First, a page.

New Flexible Electronic Skin Helps Human-Machine Interactions

by Adeline Dorcas on  November 29, 2018 at 3:32 PM Research News
RSS Email Print This Page Comment bookmark
Font : A-A+

A flexible electronic skin can be used for a variety of human-machine interactions, reports a new study. The findings of the study are published in the journal ACS Applied Materials & Interfaces.
New Flexible Electronic Skin Helps Human-Machine Interactions
New Flexible Electronic Skin Helps Human-Machine Interactions

Human skin contains sensitive nerve cells that detect pressure, temperature and other sensations that allow tactile interactions with the environment. To help robots and prosthetic devices attain these abilities, scientists are trying to develop electronic skins. Now researchers report a new method that creates an ultrathin, stretchable electronic skin, which could be used for a variety of human-machine interactions.

Show Full Article


Electronic skin could be used for many applications, including prosthetic devices, wearable health monitors, robotics and virtual reality. A major challenge is transferring ultrathin electrical circuits onto complex 3D surfaces and then having the electronics be bendable and stretchable enough to allow movement. Some scientists have developed flexible "electronic tattoos" for this purpose, but their production is typically slow, expensive and requires clean-room fabrication methods such as photolithography.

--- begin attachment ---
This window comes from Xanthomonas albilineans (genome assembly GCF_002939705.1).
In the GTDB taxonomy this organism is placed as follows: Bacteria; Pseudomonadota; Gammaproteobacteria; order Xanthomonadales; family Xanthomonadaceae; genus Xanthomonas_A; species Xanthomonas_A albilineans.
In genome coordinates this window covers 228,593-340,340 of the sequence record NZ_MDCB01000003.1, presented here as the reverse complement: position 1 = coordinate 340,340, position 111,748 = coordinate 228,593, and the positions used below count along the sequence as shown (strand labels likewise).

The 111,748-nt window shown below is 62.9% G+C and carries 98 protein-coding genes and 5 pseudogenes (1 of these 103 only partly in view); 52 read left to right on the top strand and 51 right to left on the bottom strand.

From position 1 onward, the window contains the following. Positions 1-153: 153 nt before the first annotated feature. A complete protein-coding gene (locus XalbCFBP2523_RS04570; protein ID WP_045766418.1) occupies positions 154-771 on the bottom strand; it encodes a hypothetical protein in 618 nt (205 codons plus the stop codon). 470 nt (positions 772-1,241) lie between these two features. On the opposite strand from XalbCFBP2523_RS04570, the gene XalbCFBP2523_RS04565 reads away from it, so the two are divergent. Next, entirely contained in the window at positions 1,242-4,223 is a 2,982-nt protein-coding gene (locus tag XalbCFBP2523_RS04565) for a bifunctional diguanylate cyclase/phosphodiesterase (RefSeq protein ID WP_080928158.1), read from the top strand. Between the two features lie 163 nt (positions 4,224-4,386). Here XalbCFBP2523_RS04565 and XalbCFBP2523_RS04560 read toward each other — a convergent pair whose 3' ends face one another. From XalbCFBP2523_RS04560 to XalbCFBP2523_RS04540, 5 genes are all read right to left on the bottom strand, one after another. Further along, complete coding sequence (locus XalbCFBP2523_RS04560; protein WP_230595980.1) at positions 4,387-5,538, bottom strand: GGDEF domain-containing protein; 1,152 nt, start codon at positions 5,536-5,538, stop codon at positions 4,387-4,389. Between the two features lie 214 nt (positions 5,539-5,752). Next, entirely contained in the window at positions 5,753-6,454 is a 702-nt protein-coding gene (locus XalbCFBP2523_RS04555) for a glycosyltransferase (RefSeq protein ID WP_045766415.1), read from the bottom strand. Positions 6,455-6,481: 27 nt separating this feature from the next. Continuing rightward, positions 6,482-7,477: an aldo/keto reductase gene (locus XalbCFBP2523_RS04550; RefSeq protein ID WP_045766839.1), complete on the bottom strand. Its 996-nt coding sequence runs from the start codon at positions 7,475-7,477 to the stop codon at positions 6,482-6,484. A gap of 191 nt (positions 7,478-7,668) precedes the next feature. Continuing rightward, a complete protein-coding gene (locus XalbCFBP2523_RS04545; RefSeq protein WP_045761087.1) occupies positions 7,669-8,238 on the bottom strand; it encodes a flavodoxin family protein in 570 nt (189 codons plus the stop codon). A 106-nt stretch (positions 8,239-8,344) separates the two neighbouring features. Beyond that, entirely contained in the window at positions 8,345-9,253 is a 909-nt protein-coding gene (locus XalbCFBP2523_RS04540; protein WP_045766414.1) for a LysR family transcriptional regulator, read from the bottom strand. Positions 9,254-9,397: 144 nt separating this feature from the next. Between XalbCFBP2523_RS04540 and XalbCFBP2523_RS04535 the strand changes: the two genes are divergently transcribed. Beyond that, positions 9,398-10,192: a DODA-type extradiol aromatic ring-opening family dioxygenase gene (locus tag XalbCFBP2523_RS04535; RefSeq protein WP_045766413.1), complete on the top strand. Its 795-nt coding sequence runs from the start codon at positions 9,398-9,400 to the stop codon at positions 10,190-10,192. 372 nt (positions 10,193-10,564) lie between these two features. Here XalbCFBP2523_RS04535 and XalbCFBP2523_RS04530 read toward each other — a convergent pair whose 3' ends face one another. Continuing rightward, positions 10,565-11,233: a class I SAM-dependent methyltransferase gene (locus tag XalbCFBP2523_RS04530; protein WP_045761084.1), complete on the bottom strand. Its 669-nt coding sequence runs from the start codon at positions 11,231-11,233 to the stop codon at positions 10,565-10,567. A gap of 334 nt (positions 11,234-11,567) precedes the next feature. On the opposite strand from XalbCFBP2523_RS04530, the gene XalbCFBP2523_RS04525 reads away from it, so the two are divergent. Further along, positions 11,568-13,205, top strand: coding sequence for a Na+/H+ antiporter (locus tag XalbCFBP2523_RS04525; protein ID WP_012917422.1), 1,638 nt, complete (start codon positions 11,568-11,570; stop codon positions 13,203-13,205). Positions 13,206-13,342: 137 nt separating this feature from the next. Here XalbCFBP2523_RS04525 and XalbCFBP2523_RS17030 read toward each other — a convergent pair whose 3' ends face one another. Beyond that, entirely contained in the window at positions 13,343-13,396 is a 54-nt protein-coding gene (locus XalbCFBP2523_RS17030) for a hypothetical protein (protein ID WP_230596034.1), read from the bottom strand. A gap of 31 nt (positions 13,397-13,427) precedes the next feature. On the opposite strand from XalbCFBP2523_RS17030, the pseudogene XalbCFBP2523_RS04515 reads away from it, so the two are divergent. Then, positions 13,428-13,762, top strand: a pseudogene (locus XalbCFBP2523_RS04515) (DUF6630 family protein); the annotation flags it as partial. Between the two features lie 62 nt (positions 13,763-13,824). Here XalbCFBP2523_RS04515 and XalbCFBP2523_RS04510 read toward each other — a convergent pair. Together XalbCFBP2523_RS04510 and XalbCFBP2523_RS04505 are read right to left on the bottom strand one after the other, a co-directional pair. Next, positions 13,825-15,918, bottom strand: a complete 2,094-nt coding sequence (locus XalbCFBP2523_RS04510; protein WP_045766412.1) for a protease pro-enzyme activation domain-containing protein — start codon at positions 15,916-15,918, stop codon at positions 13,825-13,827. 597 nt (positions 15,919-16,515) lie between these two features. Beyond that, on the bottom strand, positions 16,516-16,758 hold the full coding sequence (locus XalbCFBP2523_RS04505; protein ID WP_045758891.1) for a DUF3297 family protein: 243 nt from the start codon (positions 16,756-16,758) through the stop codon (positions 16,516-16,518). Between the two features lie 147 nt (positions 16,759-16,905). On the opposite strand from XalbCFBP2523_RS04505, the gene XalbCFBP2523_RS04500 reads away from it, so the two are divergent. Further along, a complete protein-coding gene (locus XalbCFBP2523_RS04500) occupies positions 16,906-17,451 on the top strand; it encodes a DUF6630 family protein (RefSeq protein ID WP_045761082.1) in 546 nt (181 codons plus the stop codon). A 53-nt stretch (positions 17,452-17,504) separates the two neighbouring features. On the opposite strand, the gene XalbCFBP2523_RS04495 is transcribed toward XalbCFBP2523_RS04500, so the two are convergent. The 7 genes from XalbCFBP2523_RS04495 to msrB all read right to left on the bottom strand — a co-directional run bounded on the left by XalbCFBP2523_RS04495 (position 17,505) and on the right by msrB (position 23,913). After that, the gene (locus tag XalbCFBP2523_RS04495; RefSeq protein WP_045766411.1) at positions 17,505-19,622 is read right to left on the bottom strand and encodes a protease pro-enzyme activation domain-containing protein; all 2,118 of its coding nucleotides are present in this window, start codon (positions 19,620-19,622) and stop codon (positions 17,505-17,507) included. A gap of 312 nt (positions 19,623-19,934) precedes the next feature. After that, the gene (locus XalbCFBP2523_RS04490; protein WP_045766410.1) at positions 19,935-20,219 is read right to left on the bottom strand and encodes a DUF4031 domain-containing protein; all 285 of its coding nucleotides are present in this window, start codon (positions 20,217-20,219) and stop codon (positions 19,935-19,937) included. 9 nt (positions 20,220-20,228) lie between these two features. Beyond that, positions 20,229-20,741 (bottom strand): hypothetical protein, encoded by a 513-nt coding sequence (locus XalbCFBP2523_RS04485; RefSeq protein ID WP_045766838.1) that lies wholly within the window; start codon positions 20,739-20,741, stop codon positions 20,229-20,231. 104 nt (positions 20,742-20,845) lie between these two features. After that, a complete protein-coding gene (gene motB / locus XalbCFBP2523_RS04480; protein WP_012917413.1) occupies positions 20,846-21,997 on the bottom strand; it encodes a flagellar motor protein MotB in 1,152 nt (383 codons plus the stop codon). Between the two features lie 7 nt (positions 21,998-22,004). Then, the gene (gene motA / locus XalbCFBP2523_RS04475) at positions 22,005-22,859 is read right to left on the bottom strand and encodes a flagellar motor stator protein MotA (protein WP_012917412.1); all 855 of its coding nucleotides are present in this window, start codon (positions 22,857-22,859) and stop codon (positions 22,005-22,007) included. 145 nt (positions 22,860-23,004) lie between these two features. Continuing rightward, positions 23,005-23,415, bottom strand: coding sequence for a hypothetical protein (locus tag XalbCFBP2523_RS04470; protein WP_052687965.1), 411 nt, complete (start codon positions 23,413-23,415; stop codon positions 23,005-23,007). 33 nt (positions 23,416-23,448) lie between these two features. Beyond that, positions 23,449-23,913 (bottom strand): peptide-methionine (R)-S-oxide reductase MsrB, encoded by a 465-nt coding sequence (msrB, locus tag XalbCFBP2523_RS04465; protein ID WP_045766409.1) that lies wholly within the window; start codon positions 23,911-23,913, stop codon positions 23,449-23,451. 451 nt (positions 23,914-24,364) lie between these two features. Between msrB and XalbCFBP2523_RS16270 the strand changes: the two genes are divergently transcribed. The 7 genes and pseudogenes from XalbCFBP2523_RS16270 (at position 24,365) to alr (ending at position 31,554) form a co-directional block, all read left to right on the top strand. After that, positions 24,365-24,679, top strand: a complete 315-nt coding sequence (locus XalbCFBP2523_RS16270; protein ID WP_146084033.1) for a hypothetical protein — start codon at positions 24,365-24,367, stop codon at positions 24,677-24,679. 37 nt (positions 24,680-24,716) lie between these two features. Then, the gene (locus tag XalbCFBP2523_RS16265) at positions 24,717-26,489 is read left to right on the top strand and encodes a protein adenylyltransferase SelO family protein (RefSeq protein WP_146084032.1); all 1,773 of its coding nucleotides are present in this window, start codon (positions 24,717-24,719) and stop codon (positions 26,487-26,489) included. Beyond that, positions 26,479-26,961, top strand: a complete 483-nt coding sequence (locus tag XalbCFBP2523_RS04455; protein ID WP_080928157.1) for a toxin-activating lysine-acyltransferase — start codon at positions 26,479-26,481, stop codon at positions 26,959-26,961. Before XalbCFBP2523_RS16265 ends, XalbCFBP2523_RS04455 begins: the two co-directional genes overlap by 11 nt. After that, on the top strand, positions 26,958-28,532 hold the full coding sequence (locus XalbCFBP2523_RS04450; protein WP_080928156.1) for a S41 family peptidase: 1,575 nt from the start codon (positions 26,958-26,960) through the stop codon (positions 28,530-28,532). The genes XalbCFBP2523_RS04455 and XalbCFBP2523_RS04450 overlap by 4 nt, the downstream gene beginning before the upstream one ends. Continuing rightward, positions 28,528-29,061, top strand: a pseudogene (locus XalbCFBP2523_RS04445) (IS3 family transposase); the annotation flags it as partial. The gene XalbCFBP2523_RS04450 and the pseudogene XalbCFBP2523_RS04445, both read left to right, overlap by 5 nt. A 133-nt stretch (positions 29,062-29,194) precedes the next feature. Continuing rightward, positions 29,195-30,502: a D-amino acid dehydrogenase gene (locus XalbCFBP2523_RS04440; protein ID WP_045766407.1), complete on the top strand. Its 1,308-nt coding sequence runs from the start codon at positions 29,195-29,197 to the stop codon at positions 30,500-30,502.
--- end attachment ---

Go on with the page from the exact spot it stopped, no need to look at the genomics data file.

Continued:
Mahmoud Tavakoli, Carmel Majidi and colleagues wanted to develop a fast, simple and inexpensive method for producing thin-film circuits with integrated microelectronics.

In the new approach, the researchers patterned a circuit template onto a sheet of transfer tattoo paper with an ordinary desktop laser printer. They then coated the template with silver paste, which adhered only to the printed toner ink. On top of the silver paste, the team deposited a gallium-indium liquid metal alloy that increased the electrical conductivity and flexibility of the circuit. Finally, they added external electronics, such as microchips, with a conductive "glue" made of vertically aligned magnetic particles embedded in a polyvinyl alcohol gel.

The research team transferred the electronic tattoo to various objects and demonstrated several applications of the new method, such as controlling a robot prosthetic arm, monitoring human skeletal muscle activity and incorporating proximity sensors into a 3D model of a hand.

Source: Eurekalert

Post a Comment

Comments should be on the topic and should not be abusive. The editorial team reserves the right to review and moderate the comments posted on the site.
Notify me when reply is posted
I agree to the terms and conditions

Recommended Reading

News A - Z

A B C D E F G H I J K L M N O P Q R S T U V W X Y Z

News Search

Medindia Newsletters

Subscribe to our Free Newsletters!

Terms & Conditions and Privacy Policy.

Stay Connected

  • Available on the Android Market
  • Available on the App Store

News Category

News Archive